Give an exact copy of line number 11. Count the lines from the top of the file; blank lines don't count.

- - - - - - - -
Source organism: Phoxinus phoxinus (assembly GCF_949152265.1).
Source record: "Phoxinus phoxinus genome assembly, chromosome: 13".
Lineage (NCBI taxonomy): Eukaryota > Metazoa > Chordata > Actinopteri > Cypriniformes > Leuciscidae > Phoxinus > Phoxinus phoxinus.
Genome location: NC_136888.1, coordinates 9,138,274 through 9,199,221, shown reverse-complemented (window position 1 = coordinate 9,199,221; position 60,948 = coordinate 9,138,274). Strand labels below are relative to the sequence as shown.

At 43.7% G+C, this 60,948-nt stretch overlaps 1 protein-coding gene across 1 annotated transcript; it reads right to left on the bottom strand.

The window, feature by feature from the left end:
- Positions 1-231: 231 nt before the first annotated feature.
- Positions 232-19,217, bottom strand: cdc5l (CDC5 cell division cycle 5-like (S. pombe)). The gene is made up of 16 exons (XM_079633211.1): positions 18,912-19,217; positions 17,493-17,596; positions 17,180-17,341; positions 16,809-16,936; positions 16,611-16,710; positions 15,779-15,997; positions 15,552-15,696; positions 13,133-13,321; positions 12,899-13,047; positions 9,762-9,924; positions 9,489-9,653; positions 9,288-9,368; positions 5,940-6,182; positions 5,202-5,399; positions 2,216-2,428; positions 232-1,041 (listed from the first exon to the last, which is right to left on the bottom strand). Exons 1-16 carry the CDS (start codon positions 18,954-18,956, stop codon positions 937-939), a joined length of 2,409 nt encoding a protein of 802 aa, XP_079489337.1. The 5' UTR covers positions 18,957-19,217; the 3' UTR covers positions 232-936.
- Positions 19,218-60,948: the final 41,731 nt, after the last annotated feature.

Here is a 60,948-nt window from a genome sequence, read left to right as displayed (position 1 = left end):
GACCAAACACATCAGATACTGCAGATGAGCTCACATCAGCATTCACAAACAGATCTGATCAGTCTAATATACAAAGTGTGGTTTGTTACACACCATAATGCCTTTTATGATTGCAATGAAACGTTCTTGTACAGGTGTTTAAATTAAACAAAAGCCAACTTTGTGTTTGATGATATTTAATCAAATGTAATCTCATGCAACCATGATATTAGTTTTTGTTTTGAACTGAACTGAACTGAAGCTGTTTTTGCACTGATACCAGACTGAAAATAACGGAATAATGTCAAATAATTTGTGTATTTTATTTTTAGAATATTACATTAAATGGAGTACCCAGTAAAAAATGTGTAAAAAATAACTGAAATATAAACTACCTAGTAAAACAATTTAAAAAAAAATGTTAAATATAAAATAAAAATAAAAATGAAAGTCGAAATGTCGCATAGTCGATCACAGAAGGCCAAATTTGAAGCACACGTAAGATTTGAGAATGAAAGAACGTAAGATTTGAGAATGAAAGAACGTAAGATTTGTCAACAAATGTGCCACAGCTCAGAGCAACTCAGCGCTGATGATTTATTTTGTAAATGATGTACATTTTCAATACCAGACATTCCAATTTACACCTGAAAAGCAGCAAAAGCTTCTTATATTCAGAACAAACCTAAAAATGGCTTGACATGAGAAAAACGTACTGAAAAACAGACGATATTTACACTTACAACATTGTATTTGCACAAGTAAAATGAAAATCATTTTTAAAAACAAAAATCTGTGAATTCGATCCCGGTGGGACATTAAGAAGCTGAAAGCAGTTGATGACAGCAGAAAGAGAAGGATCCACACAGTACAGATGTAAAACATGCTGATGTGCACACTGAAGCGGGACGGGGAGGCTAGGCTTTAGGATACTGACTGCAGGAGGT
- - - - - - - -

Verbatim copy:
GACCAAACACATCAGATACTGCAGATGAGCTCACATCAGCATTCACAAACAGATCTGATCAGTCTAATATACAAAGTGTGGTTTGTTACACACCATAATGCCTTTTATGATTGCAATGAAACGTTCTTGTACAGGTGTTTAAATTAAACAAAAGCCAACTTTGTGTTTGATGATATTTAATCAAATGTAATCTCATGCAACCATGATATTAGTTTTTGTTTTGAACTGAACTGAACTGAAGCTGTTTTTGCACTGATACCAGACTGAAAATAACGGAATAATGTCAAATAATTTGTGTATTTTATTTTTAGAATATTACATTAAATGGAGTACCCAGTAAAAAATGTGTAAAAAATAACTGAAATATAAACTACCTAGTAAAACAATTTAAAAAAAAATGTTAAATATAAAATAAAAATAAAAATGAAAGTCGAAATGTCGCATAGTCGATCACAGAAGGCCAAATTTGAAGCACACGTAAGATTTGAGAATGAAAGAACGTAAGATTTGAGAATGAAAGAACGTAAGATTTGTCAACAAATGTGCCACAGCTCAGAGCAACTCAGCGCTGATGATTTATTTTGTAAATGATGTACATTTTCAATACCAGACATTCCAATTTACACCTGAAAAGCAGCAAAAGCTTCTTATATTCAGAACAAACCTAAAAATGGCTTGACATGAGAAAAACGTACTGAAAAACAGACGATATTTACACTTACAACATTGTATTTGCACAAGTAAAATGAAAATCATTTTTAAAAACAAAAATCTGTGAATTCGATCCCGGTGGGACATTAAGAAGCTGAAAGCAGTTGATGACAGCAGAAAGAGAAGGATCCACACAGTACAGATGTAAAACATGCTGATGTGCACACTGAAGCGGGACGGGGAGGCTAGGCTTTAGGATACTGACTGCAGGAGGT